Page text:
Public spending is like the turbojet. It is inefficient, but there are some circumstances when only it will do. Private spending is like the turbofan. Far more efficient and practical most of the time, but it can't do everything.

Posted by: Josh | Jun 5, 2006 6:31:55 PM

Lots of non sequiteurs in that piece in The Times.

The US may well have become the richest country in the world before WW2 in terms of per capita GDP despite the federal government spending little or nothing on supporting R&D because of other factors. After all, Britain had pioneered industrialisation in the early 19th century as the result of private initiative, not state direction of, or investment in business. The relative affluence of the US c. 1940 depended on abundance of natural resources plus the labour skills brought in by European migrants, including capital market trading skills. Unlike Europe, the US suffered relatively lightly from WW1. It is well documented that commissioned officers were disproportionately represented among Britain's battlefield casualties of c. 900,000 in that war, a total that was at least twice as great as Britain's total WW2 casualties.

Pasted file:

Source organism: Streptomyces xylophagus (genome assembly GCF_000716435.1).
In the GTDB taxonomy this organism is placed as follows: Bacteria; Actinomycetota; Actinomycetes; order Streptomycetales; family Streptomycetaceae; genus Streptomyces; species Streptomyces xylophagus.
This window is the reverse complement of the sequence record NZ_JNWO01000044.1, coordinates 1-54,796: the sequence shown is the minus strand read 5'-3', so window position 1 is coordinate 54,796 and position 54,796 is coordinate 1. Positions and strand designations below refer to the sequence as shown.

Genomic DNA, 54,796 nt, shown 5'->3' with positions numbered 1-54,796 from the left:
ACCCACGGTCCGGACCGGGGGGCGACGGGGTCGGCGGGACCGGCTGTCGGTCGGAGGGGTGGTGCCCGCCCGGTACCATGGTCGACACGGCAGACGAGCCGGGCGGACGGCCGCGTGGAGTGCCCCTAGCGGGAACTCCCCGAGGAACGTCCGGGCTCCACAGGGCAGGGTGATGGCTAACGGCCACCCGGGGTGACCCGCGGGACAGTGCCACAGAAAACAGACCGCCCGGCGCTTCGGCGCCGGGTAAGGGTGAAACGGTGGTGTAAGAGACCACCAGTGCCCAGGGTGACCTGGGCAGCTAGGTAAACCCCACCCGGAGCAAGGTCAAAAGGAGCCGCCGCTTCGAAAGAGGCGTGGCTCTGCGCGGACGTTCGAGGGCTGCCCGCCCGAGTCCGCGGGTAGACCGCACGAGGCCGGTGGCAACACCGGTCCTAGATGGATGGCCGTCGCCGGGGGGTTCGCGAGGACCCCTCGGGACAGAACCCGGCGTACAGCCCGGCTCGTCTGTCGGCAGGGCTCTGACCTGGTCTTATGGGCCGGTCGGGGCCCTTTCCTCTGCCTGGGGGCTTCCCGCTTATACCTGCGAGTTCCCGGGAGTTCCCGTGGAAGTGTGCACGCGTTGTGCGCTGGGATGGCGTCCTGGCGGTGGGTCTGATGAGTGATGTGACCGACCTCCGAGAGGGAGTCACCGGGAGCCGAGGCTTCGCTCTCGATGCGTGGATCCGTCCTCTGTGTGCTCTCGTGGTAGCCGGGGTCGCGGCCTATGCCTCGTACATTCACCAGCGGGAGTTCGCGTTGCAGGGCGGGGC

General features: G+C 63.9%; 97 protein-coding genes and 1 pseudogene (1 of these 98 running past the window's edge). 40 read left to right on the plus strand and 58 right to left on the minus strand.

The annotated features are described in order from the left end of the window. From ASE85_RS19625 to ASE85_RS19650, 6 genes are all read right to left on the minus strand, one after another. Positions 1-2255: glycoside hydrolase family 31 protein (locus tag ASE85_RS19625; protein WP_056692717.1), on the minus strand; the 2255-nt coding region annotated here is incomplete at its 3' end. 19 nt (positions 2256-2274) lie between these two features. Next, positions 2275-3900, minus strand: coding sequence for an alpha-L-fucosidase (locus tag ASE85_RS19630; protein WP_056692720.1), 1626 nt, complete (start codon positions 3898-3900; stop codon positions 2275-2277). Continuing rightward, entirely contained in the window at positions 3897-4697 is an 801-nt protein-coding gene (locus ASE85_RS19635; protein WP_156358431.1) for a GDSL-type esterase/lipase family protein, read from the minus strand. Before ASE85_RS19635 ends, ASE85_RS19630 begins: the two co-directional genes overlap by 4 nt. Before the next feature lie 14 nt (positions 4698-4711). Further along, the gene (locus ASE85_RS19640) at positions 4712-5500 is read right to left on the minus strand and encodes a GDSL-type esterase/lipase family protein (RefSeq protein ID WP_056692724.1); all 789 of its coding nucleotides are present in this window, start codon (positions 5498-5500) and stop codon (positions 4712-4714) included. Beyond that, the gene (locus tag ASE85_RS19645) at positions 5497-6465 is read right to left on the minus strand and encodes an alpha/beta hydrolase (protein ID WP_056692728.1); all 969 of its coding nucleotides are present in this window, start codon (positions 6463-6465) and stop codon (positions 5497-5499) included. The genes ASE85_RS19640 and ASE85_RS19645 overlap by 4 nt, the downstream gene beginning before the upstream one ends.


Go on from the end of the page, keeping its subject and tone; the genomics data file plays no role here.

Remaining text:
Recall too that before the entirely accidental discovery of Penicillin in 1928, precious few effective pharmaceutical medications had been discovered by private investment in R&D - aspirin being among the very few counter-examples. What the discovery of Penicllin demonstrated was that there existed a class of antibiotics which could be effective in treating a wide range of bacterial induced diseases. That discovery reduced downstream technical and market risks of investing more in pharmaceutical R&D to discover more antibiotics - and that reduction of risk was and is a "public good".

(Pure) public goods have two properties of which only one is crucial. The two properties are:

(A) the good is non-rivalrous in consumption, meaning that the amount remaining available for consumption is undiminished if an individual increases their personal consumption - a typical example: if I turn on the radio or TV that doesn't reduce the amount of radio or TV you can listen to or watch whereas if I buy another loaf of bread there is then less bread to go around for everyone else.